Today my little blog had five visitors from the Northern Mariana Islands (or possibly the same one five times). I actually had to look that up on a map. And I learned something new, so I’m just going to reprint the Wikipedia entry and share my new geography trivia with you. And a shout out to the folks reading from NMI!

Northern Mariana Islands

The Northern Mariana Islands, officially the Commonwealth of the Northern Mariana Islands (CNMI), is one of the two insular area Commonwealths of the United States of America, the other being Puerto Rico. Both can also be classified as unincorporated, organized territories of the United States.

Occupying a strategic region of the western Pacific Ocean, it consists of 15 islands about three-quarters of the way from Hawaii to the Philippines. The United States Census Bureau reports the total land area of all islands as 179.01 square miles (463.63 km2).

The Northern Mariana Islands have a population of 53,883 (2010 census).[3] More than 90% of the population lives on the island of Saipan. Of the fourteen other islands, only two — Tinian and Rota — are inhabited.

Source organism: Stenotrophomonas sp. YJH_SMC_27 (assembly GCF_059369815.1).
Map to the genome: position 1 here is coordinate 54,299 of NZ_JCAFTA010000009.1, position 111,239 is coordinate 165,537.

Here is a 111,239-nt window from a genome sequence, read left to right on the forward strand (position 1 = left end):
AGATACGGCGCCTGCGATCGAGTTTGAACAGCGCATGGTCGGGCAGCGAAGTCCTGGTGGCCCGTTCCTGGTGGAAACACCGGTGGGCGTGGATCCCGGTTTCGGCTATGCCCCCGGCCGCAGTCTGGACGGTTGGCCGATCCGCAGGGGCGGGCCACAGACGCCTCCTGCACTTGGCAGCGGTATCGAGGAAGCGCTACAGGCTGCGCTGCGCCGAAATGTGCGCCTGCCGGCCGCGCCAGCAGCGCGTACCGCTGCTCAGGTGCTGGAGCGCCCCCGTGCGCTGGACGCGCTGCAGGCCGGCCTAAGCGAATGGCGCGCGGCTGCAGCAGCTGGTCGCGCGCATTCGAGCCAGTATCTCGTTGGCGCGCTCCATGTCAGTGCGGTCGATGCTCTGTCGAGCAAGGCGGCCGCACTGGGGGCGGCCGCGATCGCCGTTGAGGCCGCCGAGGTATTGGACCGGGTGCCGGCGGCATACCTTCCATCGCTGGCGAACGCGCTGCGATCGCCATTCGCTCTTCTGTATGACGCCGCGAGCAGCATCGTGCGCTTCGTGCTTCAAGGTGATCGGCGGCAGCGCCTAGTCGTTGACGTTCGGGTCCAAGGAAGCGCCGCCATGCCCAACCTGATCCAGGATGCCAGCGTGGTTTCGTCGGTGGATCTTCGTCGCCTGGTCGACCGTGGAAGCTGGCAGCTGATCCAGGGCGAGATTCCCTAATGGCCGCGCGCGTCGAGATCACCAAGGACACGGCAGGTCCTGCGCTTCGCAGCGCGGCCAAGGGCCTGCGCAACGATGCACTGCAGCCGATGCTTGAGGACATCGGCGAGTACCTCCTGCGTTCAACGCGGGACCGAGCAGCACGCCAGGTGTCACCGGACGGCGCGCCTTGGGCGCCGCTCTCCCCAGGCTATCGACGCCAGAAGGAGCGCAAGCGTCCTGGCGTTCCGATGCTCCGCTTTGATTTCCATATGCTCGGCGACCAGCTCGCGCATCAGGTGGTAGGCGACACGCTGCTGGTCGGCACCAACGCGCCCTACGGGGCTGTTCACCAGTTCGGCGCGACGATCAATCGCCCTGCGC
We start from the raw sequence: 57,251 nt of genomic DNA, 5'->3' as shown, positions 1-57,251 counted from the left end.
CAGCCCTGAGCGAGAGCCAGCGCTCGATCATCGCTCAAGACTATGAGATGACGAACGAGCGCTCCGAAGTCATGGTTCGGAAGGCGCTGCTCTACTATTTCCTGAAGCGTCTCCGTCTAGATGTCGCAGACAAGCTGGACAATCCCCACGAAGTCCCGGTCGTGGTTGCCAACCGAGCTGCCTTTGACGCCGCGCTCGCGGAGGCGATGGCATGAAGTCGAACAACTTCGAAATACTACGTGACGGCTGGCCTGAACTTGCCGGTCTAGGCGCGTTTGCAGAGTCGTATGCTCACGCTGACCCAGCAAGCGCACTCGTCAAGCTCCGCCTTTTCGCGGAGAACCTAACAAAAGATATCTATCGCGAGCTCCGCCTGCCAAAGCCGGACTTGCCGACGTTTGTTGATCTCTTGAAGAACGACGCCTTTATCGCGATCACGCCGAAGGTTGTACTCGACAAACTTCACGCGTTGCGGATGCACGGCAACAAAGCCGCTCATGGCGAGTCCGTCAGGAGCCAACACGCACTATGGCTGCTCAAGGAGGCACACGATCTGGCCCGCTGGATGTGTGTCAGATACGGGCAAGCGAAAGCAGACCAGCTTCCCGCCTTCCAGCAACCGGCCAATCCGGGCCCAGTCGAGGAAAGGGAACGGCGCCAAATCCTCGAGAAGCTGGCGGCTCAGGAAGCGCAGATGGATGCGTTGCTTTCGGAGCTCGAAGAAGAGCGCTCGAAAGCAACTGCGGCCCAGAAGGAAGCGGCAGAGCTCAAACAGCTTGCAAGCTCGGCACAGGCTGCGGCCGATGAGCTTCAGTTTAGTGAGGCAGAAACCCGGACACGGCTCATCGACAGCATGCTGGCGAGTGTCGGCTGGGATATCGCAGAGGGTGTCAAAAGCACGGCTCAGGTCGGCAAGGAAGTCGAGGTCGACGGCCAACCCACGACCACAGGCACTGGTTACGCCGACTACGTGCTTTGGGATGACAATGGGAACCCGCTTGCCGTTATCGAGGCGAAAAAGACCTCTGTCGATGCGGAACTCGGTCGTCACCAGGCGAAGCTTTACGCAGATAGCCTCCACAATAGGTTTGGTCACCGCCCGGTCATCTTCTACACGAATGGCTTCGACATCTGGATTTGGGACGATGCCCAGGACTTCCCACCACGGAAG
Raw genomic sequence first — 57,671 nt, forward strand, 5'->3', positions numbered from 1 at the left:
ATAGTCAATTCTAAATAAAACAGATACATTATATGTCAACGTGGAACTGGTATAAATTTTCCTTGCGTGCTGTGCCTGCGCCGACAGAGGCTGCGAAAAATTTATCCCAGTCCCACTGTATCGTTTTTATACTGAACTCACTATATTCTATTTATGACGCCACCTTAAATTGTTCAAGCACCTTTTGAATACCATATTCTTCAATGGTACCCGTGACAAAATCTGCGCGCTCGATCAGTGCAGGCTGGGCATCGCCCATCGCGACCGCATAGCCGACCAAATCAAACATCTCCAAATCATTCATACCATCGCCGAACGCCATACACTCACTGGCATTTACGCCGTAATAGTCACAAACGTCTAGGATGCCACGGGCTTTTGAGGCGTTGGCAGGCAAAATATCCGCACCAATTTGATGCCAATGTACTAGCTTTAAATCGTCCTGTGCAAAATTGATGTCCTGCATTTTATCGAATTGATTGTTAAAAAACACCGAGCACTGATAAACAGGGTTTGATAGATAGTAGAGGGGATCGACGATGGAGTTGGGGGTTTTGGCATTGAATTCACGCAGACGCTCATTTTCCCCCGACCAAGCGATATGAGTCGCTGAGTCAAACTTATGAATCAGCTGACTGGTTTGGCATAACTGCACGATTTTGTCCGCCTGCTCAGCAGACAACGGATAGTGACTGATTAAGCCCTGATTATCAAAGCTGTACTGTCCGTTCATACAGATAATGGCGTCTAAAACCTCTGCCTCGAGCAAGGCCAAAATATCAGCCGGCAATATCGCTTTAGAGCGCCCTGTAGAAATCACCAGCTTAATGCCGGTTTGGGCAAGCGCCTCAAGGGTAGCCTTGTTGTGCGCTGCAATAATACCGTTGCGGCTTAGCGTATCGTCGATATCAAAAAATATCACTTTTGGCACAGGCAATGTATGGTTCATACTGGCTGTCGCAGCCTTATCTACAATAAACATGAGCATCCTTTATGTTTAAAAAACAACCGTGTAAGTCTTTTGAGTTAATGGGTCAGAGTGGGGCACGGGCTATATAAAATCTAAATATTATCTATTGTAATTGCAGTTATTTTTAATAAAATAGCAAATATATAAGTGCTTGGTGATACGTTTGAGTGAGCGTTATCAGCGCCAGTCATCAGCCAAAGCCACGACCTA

The Commonwealth’s center of government is in the village of Capital Hill on Saipan. As the island is governed as a single municipality, most publications name Saipan as the Commonwealth’s capital. In April 2012, the Commonwealth’s public pension fund declared Chapter 11 bankruptcy, because it was expected to run out of money in 2014.

Geography

The Northern Mariana Islands, together with Guam to the south, compose the Mariana Islands. The southern islands are limestone, with level terraces and fringing coral reefs. The northern islands are volcanic, with active volcanoes on Anatahan, Pagan and Agrihan. The volcano on Agrihan has the highest elevation at 3,166 feet (965 m). Anatahan Volcano is a small volcanic island 80 miles (130 km) north of Saipan. It is about 6 miles (10 km) long and 2 miles (3 km) wide. Anatahan began erupting suddenly from its east crater on May 10, 2003, at about 6 p.m. (0800 UTC). It has since alternated between eruptive and calm periods. On April 6, 2005, approximately 1,800,000 cubic feet (50,970 m3) of ash and rock were ejected, causing a large, black cloud to drift south over Saipan and Tinian.

Climate

The islands have a tropical marine climate moderated by seasonal northeast trade winds. There is little seasonal temperature variation. The dry season runs from December to June, and the rainy season from July to November and can include typhoons. The Guinness Book of World Records has cited Saipan as having the most equable temperature in the world.

Cool, eh? Wonder if that’ll ever be on our bid list.

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